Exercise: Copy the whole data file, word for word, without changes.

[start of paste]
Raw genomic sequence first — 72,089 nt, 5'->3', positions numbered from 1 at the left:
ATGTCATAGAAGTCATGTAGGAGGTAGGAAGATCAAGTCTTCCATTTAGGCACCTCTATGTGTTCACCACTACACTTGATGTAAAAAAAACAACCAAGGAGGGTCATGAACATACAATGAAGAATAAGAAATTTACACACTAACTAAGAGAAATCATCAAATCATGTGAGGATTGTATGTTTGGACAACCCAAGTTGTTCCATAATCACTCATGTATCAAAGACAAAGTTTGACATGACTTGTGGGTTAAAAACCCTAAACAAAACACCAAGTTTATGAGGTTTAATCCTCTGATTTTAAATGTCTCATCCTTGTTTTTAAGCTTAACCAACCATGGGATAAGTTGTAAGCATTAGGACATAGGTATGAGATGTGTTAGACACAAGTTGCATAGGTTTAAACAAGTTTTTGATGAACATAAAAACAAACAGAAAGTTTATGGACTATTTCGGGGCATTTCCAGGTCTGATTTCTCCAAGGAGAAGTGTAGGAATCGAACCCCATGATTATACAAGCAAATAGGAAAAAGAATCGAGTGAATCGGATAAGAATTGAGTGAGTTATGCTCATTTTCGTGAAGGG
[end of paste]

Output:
Raw genomic sequence first — 72,089 nt, 5'->3', positions numbered from 1 at the left:
ATGTCATAGAAGTCATGTAGGAGGTAGGAAGATCAAGTCTTCCATTTAGGCACCTCTATGTGTTCACCACTACACTTGATGTAAAAAAAACAACCAAGGAGGGTCATGAACATACAATGAAGAATAAGAAATTTACACACTAACTAAGAGAAATCATCAAATCATGTGAGGATTGTATGTTTGGACAACCCAAGTTGTTCCATAATCACTCATGTATCAAAGACAAAGTTTGACATGACTTGTGGGTTAAAAACCCTAAACAAAACACCAAGTTTATGAGGTTTAATCCTCTGATTTTAAATGTCTCATCCTTGTTTTTAAGCTTAACCAACCATGGGATAAGTTGTAAGCATTAGGACATAGGTATGAGATGTGTTAGACACAAGTTGCATAGGTTTAAACAAGTTTTTGATGAACATAAAAACAAACAGAAAGTTTATGGACTATTTCGGGGCATTTCCAGGTCTGATTTCTCCAAGGAGAAGTGTAGGAATCGAACCCCATGATTATACAAGCAAATAGGAAAAAGAATCGAGTGAATCGGATAAGAATTGAGTGAGTTATGCTCATTTTCGTGAAGGG